|Page 9||History of Story County, Iowa||Page 9|
ination of a number of localities, they decided on the location which Nevada now is occupying; the e½ nw¼ and the w½ net section 7, township 83, range 22. Jenkins W. Morris entered the land July 1, 1853, showing entry four days after the location was made. The location was made June 27,1853, because Mr. Thos. Mitchell, (one of the commissioners), was not present on account of sickness in his family. Messrs. Thrift and Edgar made the location, and Mr. Thrift named the town "Nevada." It was a favorite name called after the "Sierra Nevada" range of mountains in California. It is said Mr. Thrift was so attached to the name "Sierra Nevada," he named a daughter of his "Sierra Nevada."
Judge E. C. Evans, who was then the county Judge arranged with Mr. Morris for the land, in payment of which the judge gave a deed in behalf of the county for one-third the lots and blocks, when the one hundred and sixty acres were laid off regularly. As a matter of course Jenkins W. Morris had to first deed to the county, then the other arrangements followed.
Soon after this location was made, say within two months after, Nevada was regularly surveyed by Mr.Barnard, surveyor of Polk County.
Prior to the location the following election took place:
At the first election held in the county, April 4, 1853, the following county officers were elected: Evan C. Evans, County Judge; for Recorder, John Zenor for Clerk, Franklin Thompson; for Sheriff, Eli Deal; Surveyor, Otho French; Coroner, Shadrick Worral; School Fund Commissioner, John H. Kiegley.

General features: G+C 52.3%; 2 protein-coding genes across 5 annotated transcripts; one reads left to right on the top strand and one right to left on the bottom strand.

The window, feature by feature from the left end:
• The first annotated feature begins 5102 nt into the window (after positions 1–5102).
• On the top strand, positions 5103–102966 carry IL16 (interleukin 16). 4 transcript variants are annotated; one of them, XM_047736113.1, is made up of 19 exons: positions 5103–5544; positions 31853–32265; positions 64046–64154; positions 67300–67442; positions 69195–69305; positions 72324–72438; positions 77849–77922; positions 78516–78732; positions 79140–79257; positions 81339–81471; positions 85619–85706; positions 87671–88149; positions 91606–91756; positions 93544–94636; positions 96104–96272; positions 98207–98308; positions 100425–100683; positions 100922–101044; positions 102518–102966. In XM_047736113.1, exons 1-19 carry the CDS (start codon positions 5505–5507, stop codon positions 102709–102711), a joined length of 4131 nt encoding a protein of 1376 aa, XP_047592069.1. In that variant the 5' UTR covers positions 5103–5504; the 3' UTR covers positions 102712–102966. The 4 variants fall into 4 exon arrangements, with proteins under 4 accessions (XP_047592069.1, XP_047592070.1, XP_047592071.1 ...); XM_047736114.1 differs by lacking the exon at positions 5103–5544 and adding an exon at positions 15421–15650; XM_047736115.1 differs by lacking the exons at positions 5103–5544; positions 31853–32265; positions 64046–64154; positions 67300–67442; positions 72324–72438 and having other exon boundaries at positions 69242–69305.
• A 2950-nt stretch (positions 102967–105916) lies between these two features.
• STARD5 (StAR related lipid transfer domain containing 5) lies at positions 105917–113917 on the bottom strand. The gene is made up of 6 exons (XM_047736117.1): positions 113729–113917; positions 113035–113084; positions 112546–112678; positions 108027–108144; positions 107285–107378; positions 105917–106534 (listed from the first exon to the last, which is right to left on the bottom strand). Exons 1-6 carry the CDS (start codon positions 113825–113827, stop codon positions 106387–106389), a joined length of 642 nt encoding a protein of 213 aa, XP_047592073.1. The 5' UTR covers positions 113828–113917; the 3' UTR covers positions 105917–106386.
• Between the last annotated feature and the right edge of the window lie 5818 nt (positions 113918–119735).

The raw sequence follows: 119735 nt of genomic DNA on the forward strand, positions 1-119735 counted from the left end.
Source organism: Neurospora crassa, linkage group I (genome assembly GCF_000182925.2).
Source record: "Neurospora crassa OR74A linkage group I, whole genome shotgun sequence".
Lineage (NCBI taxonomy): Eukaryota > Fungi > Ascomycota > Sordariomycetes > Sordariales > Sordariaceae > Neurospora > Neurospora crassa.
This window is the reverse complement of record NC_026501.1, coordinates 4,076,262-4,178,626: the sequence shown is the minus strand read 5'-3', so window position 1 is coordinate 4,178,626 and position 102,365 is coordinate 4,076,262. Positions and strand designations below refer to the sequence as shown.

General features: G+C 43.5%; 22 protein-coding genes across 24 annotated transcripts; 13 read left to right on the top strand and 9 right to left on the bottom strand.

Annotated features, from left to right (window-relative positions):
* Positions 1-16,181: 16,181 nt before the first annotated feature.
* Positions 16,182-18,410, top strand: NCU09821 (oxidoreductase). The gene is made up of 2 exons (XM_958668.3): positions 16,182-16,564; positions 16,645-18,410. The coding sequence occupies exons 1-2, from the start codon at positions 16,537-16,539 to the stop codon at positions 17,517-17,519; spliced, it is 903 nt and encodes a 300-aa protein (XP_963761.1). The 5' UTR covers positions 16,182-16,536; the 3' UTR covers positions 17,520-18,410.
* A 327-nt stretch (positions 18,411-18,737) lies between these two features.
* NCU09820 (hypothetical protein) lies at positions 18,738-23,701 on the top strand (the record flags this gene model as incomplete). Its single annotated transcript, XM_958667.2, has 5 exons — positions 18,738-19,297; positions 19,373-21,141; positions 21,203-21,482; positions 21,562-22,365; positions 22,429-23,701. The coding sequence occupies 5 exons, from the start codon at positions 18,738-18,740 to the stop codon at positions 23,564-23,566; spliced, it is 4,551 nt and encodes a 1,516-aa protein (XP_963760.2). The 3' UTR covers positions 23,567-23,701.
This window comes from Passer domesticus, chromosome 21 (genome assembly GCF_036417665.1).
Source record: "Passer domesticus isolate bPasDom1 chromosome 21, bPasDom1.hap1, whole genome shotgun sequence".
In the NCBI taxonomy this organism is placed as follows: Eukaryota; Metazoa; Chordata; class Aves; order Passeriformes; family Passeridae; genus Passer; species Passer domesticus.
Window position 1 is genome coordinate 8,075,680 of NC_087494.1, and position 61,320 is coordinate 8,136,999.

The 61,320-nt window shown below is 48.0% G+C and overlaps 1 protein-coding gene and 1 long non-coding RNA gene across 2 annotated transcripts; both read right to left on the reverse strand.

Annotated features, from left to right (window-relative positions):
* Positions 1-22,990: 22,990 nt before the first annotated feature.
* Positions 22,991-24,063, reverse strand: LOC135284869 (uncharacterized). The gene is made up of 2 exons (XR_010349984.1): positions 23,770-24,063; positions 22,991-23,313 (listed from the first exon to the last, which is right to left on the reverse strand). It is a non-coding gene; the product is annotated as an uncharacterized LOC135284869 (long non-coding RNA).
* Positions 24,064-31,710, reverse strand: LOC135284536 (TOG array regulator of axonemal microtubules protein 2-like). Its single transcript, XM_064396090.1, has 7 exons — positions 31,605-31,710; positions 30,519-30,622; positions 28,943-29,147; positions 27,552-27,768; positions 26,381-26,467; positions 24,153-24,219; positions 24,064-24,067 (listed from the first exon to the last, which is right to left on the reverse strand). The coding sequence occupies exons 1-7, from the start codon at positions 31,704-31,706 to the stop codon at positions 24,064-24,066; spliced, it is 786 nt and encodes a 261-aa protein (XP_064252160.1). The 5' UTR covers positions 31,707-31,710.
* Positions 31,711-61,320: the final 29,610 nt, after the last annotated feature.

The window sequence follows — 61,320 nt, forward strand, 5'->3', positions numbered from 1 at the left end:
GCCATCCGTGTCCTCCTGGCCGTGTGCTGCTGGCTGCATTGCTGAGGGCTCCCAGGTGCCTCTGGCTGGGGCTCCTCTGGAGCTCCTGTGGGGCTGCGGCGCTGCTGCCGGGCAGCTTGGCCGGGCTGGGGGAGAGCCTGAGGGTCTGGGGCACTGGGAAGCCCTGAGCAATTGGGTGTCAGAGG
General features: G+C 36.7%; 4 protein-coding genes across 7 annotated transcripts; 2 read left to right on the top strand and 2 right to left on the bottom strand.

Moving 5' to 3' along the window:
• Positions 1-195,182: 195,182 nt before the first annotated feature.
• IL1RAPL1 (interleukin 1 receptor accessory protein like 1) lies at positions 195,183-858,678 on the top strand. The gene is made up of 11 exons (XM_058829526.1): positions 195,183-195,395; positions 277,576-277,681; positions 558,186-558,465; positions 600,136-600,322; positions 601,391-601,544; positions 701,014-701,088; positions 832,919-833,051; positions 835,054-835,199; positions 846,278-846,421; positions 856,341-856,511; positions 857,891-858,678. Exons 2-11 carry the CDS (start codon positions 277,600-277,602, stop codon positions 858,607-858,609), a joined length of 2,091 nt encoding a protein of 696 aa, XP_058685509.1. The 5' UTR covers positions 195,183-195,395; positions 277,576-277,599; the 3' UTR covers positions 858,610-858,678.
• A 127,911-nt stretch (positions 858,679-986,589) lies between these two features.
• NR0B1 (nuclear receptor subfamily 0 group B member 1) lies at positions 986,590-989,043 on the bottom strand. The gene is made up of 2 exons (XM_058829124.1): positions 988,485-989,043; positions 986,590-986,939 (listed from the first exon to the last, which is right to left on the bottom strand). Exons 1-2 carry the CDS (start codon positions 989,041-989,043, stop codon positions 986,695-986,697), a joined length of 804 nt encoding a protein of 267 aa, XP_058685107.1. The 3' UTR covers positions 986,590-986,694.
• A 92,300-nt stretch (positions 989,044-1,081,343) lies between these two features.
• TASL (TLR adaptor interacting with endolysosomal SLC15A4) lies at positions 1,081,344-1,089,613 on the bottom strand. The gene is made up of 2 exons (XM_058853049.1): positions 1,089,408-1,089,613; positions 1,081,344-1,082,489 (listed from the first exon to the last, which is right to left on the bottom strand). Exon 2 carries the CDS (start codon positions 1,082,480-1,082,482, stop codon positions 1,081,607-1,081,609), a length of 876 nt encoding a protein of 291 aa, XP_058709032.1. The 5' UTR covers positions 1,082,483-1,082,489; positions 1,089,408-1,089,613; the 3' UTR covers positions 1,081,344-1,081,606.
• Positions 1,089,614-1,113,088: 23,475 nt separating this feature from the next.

The votes were canvassed by the first Board of Canvasser for the county, Samuel B. McCall, County Judge, of Boone County, Adolphus Prouty and James Corben, assisting Justices of the Peace of Story County. There were then two precincts"Indian" and "Story." Sixty-three votes were cast April 4, 1853, for County Judge. The Board counted the votes April 9, 1853. Immediately after these county officers elect were sworn in, the county set up "House-keeping" for itself.
You will see by our Official and Business directory for 1857, on page 18, (the first directory of nearly the same kind appeared in February, 1857,) that we were nearly all Land Agents, Attorneys at Law, Doctor,, Merchants, etc., etc. Well, when we could not sell land or town lots to strangers, we would try each other so as to keep up the boom.
Well, in the Advocate of February, 1857, I find this war-like news: "Two two-horse wagon loads of muskets passed through this place," (Nevada), "last week bound for Ft. Dodge. This looks decidedly war-like. They will assist, no doubt, in keeping the Indians in check if necessary." We old settlers well recollect the Indian scare we had in 1857, at the time of the Spirit Lake massacre. Some of the citizens of Story County left their homes and came to Nevada for protection and safety; but the scare was soon over, and they returned in peace to their respective homes. This was about